3. Resources and further reading (include at least 5). What scholarly sources (peer-reviewed journal articles, books published by academic presses) and non-scholarly sources (non-peer-reviewed books, websites, databases) might be useful to someone trying to understand more about this topic? Provide a brief (1–2 sentences) description of each resource. Be sure to create stubs for these readings.
  4. A list of keywords relevant to the article. Each keyword should link to another page within the wiki; if one does not exist, create a stub. Be sure to double-check to ensure that a similarly titled stub doesn’t already exist.
  5. Citations.
  6. Category Tagging: Be sure to tag your entries with appropriate categories, e.g. “reading” or “keyword.” If you’re creating a stub, you should also tag it with the “stub” category tab. Feel free to use or create other category tags as you deem appropriate. Doing so will allow other wiki users to more easily locate your entry.
  7. Table of Contents Entry. Add your article to the table of contents/wiki content page (if it’s not already listed) and link to the entry page.

Keyword-based entries

A keyword is not simply a word whose meaning you’re unsure of. If you’re uncertain whether a word qualifies as a keyword, see me first: “A keyword is a term that marks a site of significant contestation and disagreement, not consensus. If it can be defined in a stable and agreed-upon way, the term is not a keyword. Keywords reward repeated exploration and reflection because debates and research about culture and society can be enhanced—rather than settled or shut down—by an increased understanding of the genealogies of their structuring terms and the conflicts embedded in differing and even contradictory uses of those terms” (Keywords for American Cultural Studies).

BEFORE CREATING A NEW KEYWORD PAGE, CONDUCT A SEARCH TO SEE IF A PAGE WITH A SIMILAR KEYWORD EXISTS. FOR EXAMPLE, “MULTIMODAL” AND “MULTIMODALITY” MAY NOT NEED TO HAVE TWO PAGES BECAUSE THEY’RE BASICALLY THE SAME CONCEPT.

Each entry should contain at minimum:

  1. Overview. A basic one- or two-sentence definition of the word as it is used in the context of Writing Across Media.
  2. Definition and history. A robust explanation of the term’s meaning (again, in the context of WAM) and how it has been taken up by various scholars. What did the term originally mean? When did it enter the conversation about mutimodal writing/media studies? What scholars have been instrumental in defining it?
  3. At least two of the following sections.
    1. Examples. What does this concept look like in the real world? This section may be a little more rhetorical because you have to make your argument that each example is appropriate and illustrates the concept in question. You must find your own example! You may not use an example used in a reading, nor may you use an example from the class website.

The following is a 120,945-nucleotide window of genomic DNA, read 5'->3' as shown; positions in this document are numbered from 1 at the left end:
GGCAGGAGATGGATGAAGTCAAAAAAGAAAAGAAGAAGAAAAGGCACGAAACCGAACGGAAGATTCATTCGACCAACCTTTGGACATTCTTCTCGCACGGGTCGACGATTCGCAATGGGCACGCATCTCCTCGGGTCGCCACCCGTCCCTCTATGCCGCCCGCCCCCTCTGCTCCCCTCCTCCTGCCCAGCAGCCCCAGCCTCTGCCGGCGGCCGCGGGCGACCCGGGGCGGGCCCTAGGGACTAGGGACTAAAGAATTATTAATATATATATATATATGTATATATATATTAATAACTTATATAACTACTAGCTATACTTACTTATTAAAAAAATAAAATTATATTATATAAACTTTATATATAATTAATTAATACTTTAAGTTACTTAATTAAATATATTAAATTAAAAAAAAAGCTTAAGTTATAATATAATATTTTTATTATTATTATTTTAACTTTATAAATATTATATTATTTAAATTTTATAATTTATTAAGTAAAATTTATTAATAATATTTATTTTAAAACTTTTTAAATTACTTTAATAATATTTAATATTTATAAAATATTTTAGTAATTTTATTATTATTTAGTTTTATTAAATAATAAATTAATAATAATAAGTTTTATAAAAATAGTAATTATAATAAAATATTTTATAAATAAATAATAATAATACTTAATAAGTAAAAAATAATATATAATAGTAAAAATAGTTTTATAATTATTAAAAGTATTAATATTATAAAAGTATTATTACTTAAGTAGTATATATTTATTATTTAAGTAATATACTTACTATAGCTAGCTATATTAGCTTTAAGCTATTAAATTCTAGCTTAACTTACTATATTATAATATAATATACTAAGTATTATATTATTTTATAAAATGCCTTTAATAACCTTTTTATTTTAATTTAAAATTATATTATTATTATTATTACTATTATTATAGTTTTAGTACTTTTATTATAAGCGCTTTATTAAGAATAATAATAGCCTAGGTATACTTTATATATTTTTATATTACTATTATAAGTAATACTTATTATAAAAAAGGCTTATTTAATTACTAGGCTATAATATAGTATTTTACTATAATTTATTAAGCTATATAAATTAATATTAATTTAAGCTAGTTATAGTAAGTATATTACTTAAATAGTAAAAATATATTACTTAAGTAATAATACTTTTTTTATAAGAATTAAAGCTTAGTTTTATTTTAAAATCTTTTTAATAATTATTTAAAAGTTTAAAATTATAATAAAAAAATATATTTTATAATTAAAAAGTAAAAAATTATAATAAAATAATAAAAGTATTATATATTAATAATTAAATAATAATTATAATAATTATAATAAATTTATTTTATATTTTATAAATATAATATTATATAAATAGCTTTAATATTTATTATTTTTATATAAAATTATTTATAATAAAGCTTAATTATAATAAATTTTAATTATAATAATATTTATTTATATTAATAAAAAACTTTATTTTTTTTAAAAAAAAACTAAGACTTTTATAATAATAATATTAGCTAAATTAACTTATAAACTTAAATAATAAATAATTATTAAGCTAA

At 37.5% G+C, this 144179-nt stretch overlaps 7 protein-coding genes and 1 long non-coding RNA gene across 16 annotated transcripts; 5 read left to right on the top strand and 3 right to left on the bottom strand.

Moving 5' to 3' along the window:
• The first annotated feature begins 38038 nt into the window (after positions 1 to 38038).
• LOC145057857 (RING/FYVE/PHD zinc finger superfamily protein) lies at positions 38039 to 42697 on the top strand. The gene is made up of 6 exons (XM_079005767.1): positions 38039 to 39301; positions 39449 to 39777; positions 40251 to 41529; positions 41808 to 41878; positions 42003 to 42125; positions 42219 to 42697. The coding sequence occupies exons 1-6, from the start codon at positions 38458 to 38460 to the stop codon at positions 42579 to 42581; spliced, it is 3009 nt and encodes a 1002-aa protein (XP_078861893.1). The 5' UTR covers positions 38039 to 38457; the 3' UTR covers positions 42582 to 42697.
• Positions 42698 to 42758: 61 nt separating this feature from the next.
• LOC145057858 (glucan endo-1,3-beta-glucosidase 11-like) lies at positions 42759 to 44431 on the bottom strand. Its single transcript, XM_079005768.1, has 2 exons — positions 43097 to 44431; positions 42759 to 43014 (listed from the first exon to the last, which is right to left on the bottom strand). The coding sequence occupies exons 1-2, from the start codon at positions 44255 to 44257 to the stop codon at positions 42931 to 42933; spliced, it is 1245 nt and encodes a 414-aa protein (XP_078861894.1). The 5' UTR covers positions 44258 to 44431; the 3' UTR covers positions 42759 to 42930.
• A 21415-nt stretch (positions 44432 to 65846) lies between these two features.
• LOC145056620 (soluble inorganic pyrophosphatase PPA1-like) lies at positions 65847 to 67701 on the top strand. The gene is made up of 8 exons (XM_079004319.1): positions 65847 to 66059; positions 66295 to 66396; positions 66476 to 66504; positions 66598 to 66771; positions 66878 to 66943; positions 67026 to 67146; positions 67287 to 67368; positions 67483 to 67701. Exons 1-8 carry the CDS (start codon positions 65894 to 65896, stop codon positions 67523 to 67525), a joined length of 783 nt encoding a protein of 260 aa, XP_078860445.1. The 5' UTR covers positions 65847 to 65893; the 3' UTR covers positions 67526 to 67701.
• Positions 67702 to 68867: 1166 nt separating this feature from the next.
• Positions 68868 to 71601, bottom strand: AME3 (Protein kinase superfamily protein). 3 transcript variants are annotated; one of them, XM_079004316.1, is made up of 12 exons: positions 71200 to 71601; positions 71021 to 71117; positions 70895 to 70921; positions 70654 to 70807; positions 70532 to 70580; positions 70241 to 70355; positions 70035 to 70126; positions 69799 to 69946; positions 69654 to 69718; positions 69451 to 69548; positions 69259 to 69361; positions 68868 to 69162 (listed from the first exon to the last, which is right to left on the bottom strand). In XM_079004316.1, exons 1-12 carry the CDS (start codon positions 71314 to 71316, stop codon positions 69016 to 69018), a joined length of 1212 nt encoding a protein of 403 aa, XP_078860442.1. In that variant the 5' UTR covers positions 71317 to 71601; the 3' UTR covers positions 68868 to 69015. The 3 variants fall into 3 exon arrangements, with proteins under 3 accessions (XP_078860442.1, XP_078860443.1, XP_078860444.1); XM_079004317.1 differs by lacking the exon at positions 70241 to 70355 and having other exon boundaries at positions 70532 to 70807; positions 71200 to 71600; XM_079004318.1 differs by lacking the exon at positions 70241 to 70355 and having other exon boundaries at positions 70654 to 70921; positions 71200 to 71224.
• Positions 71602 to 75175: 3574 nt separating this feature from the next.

2. Critical conversation. What debates have taken place or are taking place over the word’s definition and usage? Cite at least three scholars in your discussion.
    3. Resources and further reading (include at least 5). What scholarly sources (peer-reviewed journal articles, books published by academic presses) and non-scholarly sources (non-peer-reviewed books, websites, databases) might be useful to someone trying to understand more about this topic? Provide a brief (1–2 sentences) description of each resource. Be sure to create stubs for these readings.
  4. A list of keywords relevant to the article. Each keyword should link to another page within the wiki; if one does not exist, create a stub. Be sure to double-check to ensure that a similarly titled stub doesn’t already exist.
  5. Citations.
  6. Category Tagging: Be sure to tag your entries with appropriate categories, e.g. “reading” or “keyword.”If you’re creating a stub, you should also tag it with the “stub” category tab. Feel free to use or create other category tags as you deem appropriate. Doing so will allow other wiki users to more easily locate your entry.
  7. Table of Contents Entry. Add your article to the table of contents/wiki content page (if it’s not already listed) and link to the entry page.

Deliverables:

Grading:

The wiki grade will be determined holistically, based on your total contributions (new entries and editing combined), and according to the following rubric

Excellent (A):
Writing is insightful, critical, substantial, detailed, will specifically reference and engage with class readings, and will make bigger connections to issues outside of the class or between readings. Excellent work really goes above and beyond basic requirements to show me that you have not only done and understood the readings, but you also have the ability to think critically about them and their broader implications. Excellent work consistently raises the level of discourse for class discussions. 
Good (B):
Writing shows me that you’ve done all the readings, are thinking about the issues present in the text, and the work is thoughtful. 
Fair (C):
Writing is surface-level and may not show that you’ve done or understood all of the readings. Writing may be brief and not in-depth. Fair work may also only focus on peripheral or tangential issues and will not get to central concepts or ideas. 
Poor (D):
Writing is incomplete or clearly demonstrate that you have not done the reading.